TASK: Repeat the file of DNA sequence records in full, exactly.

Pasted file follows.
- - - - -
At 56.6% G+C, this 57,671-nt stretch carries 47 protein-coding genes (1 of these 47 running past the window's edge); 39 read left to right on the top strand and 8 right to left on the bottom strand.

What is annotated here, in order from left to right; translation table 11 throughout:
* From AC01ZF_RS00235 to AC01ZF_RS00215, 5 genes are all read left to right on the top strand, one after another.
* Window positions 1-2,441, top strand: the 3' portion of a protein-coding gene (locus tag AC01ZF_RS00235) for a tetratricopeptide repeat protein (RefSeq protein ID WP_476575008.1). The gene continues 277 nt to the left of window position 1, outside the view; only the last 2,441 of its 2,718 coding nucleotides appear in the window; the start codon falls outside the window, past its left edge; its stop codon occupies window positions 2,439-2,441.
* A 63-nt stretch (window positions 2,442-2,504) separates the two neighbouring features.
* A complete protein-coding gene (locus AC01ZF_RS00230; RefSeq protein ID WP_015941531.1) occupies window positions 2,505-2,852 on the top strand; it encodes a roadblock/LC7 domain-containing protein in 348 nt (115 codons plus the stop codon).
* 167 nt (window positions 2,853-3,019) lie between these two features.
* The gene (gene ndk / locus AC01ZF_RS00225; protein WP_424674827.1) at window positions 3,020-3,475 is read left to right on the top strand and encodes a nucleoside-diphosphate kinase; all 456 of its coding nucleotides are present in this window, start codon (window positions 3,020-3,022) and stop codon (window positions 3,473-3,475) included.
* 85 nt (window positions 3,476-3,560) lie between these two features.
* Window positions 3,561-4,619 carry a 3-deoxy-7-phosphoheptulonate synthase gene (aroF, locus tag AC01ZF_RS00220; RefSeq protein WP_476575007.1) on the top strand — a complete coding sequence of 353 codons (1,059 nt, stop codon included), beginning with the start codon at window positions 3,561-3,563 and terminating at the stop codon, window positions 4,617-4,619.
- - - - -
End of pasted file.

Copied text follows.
At 56.6% G+C, this 57,671-nt stretch carries 47 protein-coding genes (1 of these 47 running past the window's edge); 39 read left to right on the top strand and 8 right to left on the bottom strand.

What is annotated here, in order from left to right; translation table 11 throughout:
* From AC01ZF_RS00235 to AC01ZF_RS00215, 5 genes are all read left to right on the top strand, one after another.
* Window positions 1-2,441, top strand: the 3' portion of a protein-coding gene (locus tag AC01ZF_RS00235) for a tetratricopeptide repeat protein (RefSeq protein ID WP_476575008.1). The gene continues 277 nt to the left of window position 1, outside the view; only the last 2,441 of its 2,718 coding nucleotides appear in the window; the start codon falls outside the window, past its left edge; its stop codon occupies window positions 2,439-2,441.
* A 63-nt stretch (window positions 2,442-2,504) separates the two neighbouring features.
* A complete protein-coding gene (locus AC01ZF_RS00230; RefSeq protein ID WP_015941531.1) occupies window positions 2,505-2,852 on the top strand; it encodes a roadblock/LC7 domain-containing protein in 348 nt (115 codons plus the stop codon).
* 167 nt (window positions 2,853-3,019) lie between these two features.
* The gene (gene ndk / locus AC01ZF_RS00225; protein WP_424674827.1) at window positions 3,020-3,475 is read left to right on the top strand and encodes a nucleoside-diphosphate kinase; all 456 of its coding nucleotides are present in this window, start codon (window positions 3,020-3,022) and stop codon (window positions 3,473-3,475) included.
* 85 nt (window positions 3,476-3,560) lie between these two features.
* Window positions 3,561-4,619 carry a 3-deoxy-7-phosphoheptulonate synthase gene (aroF, locus tag AC01ZF_RS00220; RefSeq protein WP_476575007.1) on the top strand — a complete coding sequence of 353 codons (1,059 nt, stop codon included), beginning with the start codon at window positions 3,561-3,563 and terminating at the stop codon, window positions 4,617-4,619.